And even now, when the City has been busted by the sub-prime crisis, and has had to go cap in hand to the government for subsidies and for bridging loans, the fucking government still has no idea what to do about the entire shambles.
There’s a very good piece in yesterday’s Guardian on this issue by Aditya Chakrabortty called “Capitalism Lies In Shambles, and the Left Has Gone AWOL.”
There’s more good stuff by Aditya C to be found at:
Seamus Milne, also published in the Guardian’s Opinion pages yesterday, was quite specific:
“The challenge for the rest of the party has to be to crystallise what is already a clear majority for a more progressive and popular policy agenda: on pensions, health, housing, tax, regulation and Iraq. With or without Brown, Labour has to take a new political direction to survive.”
“Brown could face down the threat of a counter-coup and relaunch his premiership next month by breaking with untrammelled neoliberalism and making the move beyond Blairism he ducked last summer. He could announce an emergency package of measures that would tilt government policy unambiguously towards greater equality and public intervention - such as controls on utility prices, a shift of the tax burden from the low-paid to the rich, and a major public housing programme. He could make a conference speech that reminded voters of what Labour is supposed to stand for and carry out a reshuffle reflecting the new approach: cutting the disproportionate Blairite presence down to size.”
“What neither Brown nor his rivals seem yet to have grasped is the scale of political change needed to deal with the new conditions triggered by global financial crisis, falling living standards and recession - and the bankruptcy of a deregulated market model (that was) all the rage during a boom (which) has now evaporated.”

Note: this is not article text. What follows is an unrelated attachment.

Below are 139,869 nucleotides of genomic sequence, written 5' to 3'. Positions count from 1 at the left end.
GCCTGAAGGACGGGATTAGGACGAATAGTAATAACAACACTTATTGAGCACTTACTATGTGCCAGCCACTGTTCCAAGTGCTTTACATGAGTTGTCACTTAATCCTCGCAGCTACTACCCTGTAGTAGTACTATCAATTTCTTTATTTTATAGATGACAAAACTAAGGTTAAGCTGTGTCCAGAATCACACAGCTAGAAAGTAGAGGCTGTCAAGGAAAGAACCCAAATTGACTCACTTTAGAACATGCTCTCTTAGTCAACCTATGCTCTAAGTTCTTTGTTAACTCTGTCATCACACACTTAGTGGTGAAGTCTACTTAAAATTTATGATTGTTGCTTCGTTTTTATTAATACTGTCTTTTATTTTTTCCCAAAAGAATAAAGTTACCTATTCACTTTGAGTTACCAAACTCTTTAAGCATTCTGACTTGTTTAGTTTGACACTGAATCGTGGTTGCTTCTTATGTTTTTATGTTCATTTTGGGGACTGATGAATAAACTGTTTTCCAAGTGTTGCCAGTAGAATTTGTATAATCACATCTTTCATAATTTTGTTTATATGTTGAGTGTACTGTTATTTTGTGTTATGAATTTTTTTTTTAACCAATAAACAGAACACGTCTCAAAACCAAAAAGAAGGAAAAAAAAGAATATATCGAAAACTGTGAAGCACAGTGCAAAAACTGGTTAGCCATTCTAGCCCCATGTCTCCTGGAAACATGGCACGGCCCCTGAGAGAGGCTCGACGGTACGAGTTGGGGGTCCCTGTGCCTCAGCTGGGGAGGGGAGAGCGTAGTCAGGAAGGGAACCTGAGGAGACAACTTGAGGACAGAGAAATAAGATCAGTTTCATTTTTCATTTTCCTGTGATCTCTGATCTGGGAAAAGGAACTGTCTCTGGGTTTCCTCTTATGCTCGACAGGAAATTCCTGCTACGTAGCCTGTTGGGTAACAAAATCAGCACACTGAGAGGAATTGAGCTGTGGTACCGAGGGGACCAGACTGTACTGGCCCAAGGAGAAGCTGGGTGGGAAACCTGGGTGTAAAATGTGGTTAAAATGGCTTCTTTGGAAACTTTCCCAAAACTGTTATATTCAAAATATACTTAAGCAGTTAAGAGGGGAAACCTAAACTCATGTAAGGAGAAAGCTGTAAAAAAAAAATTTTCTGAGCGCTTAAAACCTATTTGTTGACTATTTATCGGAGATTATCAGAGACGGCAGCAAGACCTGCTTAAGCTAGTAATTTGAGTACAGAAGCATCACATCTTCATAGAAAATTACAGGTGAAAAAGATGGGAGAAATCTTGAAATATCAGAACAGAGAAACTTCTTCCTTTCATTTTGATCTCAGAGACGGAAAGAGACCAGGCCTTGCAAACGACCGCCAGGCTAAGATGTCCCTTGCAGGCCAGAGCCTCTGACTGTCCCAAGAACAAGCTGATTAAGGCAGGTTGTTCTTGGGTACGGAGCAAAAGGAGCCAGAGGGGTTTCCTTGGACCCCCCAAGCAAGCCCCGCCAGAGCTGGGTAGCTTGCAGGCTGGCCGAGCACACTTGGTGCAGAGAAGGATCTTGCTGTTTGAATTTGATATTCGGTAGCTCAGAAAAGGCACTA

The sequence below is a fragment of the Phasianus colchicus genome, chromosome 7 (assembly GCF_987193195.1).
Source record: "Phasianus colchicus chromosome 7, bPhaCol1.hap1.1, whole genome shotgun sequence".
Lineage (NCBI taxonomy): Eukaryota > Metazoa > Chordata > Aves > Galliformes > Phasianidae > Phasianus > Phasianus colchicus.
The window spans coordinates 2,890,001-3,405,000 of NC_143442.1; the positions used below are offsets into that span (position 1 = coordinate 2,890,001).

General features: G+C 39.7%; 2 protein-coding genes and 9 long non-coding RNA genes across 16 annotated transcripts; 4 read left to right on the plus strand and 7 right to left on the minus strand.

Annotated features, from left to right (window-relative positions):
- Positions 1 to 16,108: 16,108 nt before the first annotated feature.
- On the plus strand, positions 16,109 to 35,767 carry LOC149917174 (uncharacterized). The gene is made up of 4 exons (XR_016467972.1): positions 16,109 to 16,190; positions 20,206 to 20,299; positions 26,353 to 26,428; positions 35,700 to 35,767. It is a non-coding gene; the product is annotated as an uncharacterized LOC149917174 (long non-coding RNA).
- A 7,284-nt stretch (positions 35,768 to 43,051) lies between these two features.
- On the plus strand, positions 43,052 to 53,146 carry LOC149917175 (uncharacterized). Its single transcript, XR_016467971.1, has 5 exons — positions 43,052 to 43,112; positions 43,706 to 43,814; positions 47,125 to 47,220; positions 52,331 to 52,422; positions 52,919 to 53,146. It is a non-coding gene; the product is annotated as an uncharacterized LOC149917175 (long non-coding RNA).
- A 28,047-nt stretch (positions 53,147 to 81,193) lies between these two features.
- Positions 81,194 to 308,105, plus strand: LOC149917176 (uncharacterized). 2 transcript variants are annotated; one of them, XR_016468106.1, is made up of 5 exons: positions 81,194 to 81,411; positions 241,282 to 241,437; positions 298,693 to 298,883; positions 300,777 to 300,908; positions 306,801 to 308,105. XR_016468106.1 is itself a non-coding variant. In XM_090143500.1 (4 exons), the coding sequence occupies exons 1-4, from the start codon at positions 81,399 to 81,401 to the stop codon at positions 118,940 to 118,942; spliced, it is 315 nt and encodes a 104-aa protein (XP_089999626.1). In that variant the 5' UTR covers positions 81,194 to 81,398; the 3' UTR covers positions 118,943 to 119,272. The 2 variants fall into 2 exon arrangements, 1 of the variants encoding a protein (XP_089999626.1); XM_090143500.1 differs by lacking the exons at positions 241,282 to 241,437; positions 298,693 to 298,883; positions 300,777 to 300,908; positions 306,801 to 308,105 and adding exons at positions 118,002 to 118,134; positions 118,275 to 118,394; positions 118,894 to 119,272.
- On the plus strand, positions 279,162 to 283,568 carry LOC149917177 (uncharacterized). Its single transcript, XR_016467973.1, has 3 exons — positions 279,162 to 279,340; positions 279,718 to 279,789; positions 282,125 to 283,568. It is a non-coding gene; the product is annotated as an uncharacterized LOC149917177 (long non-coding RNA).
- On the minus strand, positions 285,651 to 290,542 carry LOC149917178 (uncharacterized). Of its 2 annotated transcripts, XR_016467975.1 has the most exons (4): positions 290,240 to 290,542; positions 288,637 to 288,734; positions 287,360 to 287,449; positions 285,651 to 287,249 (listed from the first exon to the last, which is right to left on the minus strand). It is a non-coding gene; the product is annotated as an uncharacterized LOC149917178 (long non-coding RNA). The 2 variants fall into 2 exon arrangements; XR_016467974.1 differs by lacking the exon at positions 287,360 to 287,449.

In his piece Milne gives a damn good kicking to David Miliband for being the Blairite he’s always been. It’s true that Miliband has been loyal to Brown, (in that he hasn’t suggested any radical shifts in direction or policy), and of course he was loyal to Blair for more than 10 years. It’s also true I wrote about Miliband recently with a certain amount of praise for his manner and his potential. ( http://oxzen.blogspot.com/2008/06/layer-56-summer-in-city-iii-city-boys.html ) I still think that Miliband would be an asset to some sort of coalition government in the event of there being a hung parliament, but I still think he’s far too young and inexperienced to even contemplate becoming party leader.
Maybe he’s similar to another young Foreign Secretary who was promoted too high too soon - David Owen - and who never subsequently prospered in politics, for a variety of reasons. Maybe he’ll emulate Owen by leaving the Labour Party after it’s returned to its left of centre roots and quickly move on to help set up a rival party of the centre left in which he can be a guiding star and a philosopher king. I think that would be pretty much inevitable if we ever get around to adopting proportional representation. You read it here first, folks.
Perhaps it’s worth repeating another point I made in that previous blog, since we’re considering here the attitudes of the fat cat bankers and stockbrokers, etc, and now that more and more people are having to default on unmanageable mortgages, especially with fuel and food prices shooting up -
“Delightful TV footage this morning of Bear Stearns executives in handcuffs, charged with fraud and misleading investors. Charged with not communicating the true risks of the sub-prime market. They moved their own money to safety whilst keeping everybody else in ignorance of the fact that the economic and financial shit was about to hit the fan.Will the British authorities now follow this excellent example? Don’t hold your breath. Do keep a clothes peg handy for when the stench gets really bad.”